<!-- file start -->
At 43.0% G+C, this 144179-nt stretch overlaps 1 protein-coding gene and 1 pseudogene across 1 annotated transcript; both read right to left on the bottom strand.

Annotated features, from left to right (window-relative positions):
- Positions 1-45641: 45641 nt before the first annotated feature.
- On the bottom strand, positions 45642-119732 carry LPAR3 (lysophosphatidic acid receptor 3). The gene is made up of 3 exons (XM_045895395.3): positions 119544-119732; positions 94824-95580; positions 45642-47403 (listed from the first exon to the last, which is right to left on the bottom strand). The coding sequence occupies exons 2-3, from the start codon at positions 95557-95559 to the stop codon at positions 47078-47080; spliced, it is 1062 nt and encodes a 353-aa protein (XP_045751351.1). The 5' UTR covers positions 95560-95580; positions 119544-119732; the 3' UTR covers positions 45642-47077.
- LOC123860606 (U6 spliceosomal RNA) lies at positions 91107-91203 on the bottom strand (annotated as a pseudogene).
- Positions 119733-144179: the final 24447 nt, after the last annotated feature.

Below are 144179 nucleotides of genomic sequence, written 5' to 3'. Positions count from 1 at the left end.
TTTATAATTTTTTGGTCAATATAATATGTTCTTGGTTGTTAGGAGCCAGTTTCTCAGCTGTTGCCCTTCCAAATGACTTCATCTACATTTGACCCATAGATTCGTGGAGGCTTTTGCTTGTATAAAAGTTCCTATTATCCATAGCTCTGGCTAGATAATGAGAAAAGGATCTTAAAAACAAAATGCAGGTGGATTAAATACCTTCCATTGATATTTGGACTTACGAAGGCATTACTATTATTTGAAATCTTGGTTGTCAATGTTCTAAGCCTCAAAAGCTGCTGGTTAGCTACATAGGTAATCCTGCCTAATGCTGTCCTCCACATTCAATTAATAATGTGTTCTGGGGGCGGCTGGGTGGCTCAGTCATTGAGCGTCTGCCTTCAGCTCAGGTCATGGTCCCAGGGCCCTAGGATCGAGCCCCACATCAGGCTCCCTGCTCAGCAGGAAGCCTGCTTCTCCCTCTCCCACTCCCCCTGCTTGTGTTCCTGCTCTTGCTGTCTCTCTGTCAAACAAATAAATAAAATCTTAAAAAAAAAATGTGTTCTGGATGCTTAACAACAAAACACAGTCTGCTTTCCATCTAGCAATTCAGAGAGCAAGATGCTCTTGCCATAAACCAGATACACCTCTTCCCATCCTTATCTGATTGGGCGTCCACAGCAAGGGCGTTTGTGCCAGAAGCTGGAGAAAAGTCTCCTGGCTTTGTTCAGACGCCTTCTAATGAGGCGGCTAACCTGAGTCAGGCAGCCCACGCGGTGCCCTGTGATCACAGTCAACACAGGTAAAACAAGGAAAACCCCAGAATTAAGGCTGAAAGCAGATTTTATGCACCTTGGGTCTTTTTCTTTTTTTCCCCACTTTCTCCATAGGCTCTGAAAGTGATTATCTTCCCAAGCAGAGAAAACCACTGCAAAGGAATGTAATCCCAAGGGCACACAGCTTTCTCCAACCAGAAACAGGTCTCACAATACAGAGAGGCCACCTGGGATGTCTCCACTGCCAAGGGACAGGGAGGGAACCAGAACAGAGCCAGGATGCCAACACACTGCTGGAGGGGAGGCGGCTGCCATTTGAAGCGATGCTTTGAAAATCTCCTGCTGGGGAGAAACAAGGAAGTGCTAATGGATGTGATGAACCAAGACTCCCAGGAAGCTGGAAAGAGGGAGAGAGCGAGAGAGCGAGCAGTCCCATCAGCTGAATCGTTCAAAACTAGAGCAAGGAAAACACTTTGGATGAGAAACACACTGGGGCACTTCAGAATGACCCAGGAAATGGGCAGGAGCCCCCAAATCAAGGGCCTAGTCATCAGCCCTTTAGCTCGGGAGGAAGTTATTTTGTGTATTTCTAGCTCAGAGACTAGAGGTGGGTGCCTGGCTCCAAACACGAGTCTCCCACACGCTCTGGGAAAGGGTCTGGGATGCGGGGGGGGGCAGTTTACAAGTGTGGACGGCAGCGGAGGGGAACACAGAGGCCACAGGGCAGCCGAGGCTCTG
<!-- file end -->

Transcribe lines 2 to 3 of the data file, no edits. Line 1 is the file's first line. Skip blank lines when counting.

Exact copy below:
Annotated features, from left to right (window-relative positions):
- Positions 1-45641: 45641 nt before the first annotated feature.